Meanwhile, there are racial disturbances in Missouri and education boards are attempting to stop teachers from mentioning evolution.
Back to haunt us “Yeah, I think a lot of things that we thought were over have come back to haunt us,” Robespierre says. “With civil rights and women’s rights, we thought we’d solved these things. Now they are back on the table. Things are not going well. My parents walked on Washington to address these issues.”
Obvious Child could not be set anywhere but New York. The film zings with that city’s rhythms and timbres. You will not be surprised to learn that Robespierre – a funny woman with a motor-mouth – was born and raised on the isle of Manhattan. Her father studied at New York University’s film school, but eventually drifted into the work of advertising. As a kid, she remembers him hauling around one of the era’s enormous video cameras. But she didn’t get much of a chance to squint down the viewfinder.
“No. I didn’t really. But Dad would put us in his movies,” she says. “He’d do all this in-camera editing and I ended up getting the film bug.”
Robespierre initially studied art history and sculpture at college, but an encounter with a Super-8 camera nudged her down her current path in life. Once she shot her first frame, that was that. She made her way to film school and had her first encounters with the artform’s still-unreconstructed sexual politics.
“All the boys wanted to make was horror films,” she laughs. “They’d put me in them as the girl who dies at the beginning. I never had the courage to say anything, but I thought: ‘I can do better than this’.”
She could. But it took a while. Robespierre could have been forgiven for making immediately for the west coast. If you want to make films set in Alaska, Oklahoma or Idaho, Los Angeles is still the best place to get them moving. Robespierre couldn’t countenance such disloyalty. “I really don’t feel the need to go anywhere that I’ve not been invited,” she says. “I love LA, even though I make jokes about it. But I have everything here that I need. I have a job I love. I have family.”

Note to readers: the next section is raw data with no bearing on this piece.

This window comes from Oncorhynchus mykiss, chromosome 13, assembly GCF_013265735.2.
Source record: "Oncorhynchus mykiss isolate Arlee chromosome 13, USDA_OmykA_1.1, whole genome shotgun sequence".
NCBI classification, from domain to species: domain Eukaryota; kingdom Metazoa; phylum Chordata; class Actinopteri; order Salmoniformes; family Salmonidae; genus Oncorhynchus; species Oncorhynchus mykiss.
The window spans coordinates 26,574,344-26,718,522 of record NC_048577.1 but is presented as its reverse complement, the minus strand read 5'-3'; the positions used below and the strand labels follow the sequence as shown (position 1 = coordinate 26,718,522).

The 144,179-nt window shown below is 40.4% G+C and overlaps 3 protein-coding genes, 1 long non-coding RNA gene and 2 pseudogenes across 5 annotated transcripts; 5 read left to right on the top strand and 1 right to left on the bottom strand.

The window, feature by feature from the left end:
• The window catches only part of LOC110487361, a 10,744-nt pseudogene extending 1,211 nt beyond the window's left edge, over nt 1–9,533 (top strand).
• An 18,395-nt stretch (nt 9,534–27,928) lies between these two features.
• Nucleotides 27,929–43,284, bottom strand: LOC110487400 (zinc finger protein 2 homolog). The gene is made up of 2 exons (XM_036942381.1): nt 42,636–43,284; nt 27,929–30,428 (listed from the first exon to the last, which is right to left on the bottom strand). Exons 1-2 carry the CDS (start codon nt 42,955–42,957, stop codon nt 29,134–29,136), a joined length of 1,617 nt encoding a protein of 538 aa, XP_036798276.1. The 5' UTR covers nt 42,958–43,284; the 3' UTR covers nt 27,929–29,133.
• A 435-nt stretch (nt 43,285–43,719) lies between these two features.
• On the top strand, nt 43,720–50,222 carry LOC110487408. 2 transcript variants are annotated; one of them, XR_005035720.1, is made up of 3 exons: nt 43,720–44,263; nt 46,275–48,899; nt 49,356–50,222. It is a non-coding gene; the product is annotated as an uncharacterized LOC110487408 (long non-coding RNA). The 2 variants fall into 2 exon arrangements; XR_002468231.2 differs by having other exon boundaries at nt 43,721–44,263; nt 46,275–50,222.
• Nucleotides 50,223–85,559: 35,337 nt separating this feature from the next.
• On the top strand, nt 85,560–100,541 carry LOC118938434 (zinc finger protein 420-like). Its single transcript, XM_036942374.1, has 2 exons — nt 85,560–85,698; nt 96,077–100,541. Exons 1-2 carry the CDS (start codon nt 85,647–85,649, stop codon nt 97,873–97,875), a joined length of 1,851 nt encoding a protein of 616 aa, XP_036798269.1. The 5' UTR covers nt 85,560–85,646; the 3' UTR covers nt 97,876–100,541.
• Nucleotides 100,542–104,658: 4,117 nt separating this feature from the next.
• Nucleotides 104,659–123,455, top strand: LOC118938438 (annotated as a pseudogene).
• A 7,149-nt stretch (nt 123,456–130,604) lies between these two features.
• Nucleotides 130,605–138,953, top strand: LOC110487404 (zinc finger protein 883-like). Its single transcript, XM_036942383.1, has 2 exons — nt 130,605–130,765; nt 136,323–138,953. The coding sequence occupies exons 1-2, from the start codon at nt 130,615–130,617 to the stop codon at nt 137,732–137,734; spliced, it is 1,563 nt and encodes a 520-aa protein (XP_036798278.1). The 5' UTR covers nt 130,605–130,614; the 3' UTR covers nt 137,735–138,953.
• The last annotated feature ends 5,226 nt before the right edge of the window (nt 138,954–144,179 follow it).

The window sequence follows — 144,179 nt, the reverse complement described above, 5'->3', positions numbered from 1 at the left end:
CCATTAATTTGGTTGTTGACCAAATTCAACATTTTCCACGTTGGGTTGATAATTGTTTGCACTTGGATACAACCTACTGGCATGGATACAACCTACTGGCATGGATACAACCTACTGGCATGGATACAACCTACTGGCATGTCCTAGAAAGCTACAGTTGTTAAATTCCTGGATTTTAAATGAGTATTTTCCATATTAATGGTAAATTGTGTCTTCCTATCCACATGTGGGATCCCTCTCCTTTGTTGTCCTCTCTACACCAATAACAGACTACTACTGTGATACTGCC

Like many artistically inclined folk of her age, she fancied the notion of living in Manhattan’s East Village, but, by the time of her graduation, that part of the city had become criminally unaffordable. So, she joined the great artistic exodus to Brooklyn. I get the impression that no self-respecting performance poet would live in any other borough these days. The establishment of the people’s artistic Republic is complete.
“Yes. That’s right. I was forced to live here,” she says. “But now all my friends are here and I wouldn’t live anywhere else.”
While she was trying to get various film projects into production, Robespierre worked as a “pencil pusher” in the Directors Guild of America’s New York offices. That was an education in itself. She learnt about the perils of internet piracy. She learnt about the economics of film production. At six o’clock she would go home and seek to write herself into eternity.
“As of May 10th, I quit that job,” she says happily. “I am finally able to do this full time. I have quit the day job.”
Obvious Child began life as a short film. There was no great scheme. She and her collaborators had a story they wanted to tell. What they lacked was a lead actor. Then one day they wandered into a comedy club and happened upon the scabrous, charming Jenny Slate. Her routines focus on the ordinary inconveniences of being female and human: bodily effusions, urban stress, lurking mortality.